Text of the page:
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Who knows?



 



back then in the late 50s there were constant fallout scares being published monthly as the seasons & winds changed...
so a USA military actually carrying a real nuclear device on a training flight seems ludicrous...

a dummy bomb the same size and weight is more likely

in any case... the bomb that was aloft in the midair crash did not have the 'trigger' so there would never be a possibility of a detonation...

besides... the 'lost nuke' search would not have stopped because there would still be the radioactive uranium/plutonium/whatever source of critical mass just sitting there waiting for criminals or spies (or radical Jihadists from the future) beating the bushes, dredging the Bay... to recover that nuclear fuel


edit on th28142436604819142015 by St Udio because: (no reason given)



posted on Feb, 19 2015 @ 11:51 AM
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originally posted by: St Udio
besides... the 'lost nuke' search would not have stopped because there would still be the radioactive uranium/plutonium/whatever source of critical mass just sitting there waiting for criminals or spies (or radical Jihadists from the future) beating the bushes, dredging the Bay... to recover that nuclear fuel


*warning - unverifiable but nonetheless true info to follow*

Well, actually, they found that thing years ago. It's buried in the mud, some 30-40 feet down IIRC. They knew about where it was, and ended up putting transducers in/on the bottom mud and using compressed air bangers to image for it. It's intact. more or less.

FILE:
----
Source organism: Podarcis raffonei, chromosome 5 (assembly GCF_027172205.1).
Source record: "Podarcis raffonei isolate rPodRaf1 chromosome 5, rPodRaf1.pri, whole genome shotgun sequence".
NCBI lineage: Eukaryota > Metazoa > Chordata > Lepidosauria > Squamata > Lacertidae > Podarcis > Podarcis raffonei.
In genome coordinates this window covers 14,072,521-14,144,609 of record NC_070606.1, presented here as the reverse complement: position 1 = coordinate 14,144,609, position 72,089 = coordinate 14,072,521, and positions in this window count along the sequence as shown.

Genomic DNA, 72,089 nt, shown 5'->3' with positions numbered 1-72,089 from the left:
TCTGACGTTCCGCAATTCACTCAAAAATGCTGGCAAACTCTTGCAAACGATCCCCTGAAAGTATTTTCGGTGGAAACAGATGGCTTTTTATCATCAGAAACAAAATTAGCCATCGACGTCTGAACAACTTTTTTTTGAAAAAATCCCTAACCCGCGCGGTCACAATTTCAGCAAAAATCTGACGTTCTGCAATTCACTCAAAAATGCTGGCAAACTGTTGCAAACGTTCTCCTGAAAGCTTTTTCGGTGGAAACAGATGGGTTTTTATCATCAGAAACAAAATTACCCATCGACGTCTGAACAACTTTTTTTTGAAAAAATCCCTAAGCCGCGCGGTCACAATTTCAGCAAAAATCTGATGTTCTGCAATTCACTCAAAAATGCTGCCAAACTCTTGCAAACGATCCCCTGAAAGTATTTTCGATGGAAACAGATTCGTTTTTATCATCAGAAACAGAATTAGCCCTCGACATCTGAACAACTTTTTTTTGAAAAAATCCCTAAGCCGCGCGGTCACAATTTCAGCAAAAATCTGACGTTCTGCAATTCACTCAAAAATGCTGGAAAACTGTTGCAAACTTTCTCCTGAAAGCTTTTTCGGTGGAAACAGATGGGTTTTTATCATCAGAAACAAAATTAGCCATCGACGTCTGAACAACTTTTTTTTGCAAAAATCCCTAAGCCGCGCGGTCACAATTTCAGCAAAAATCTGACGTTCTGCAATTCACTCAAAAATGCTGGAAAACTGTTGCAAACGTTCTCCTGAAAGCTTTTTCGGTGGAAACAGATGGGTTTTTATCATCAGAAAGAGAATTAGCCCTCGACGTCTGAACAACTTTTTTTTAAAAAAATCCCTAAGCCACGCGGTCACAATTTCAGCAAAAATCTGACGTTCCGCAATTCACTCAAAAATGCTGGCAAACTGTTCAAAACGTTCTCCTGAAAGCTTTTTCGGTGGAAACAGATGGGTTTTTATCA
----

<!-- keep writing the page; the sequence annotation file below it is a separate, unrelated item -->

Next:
Core samples of the bottom muck showed that the movement of the mud at the level the weapon was stuck at was very slow, migration of material from the bomb was almost non-existent and thus it did not constitute a health hazard. In order to remove the weapon from the mud, a caisson would have to be built around the weapon and the mud removed, however there was enough diffusion and scattering of material from the weapon that a lot of mud would have had to be buried somewhere. That's tough to manage underwater, even if it's not super deep where the thing is. Digging it out would have therefore represented a worse danger than leaving it there, in terms of health problems for the area. After analyzing the issue, the DoD decided that no-one could remove it from the location without extensive site work, and that they could easily spot that before it got going.

So, overhead, a lonely satellite watches the area every few days. If you park over the magic spot for long, I guess they would come visit you there, but no one ever has.

However, a Mark 15 would be a jackpot, if you could get your hands on one. It's a weird design - the casing itself is HEU. Not as high as the primary, but pretty darn good - something like 78% IIRC. You could do very little work with that and make a significant number of little compression uranium bombs with just the casing.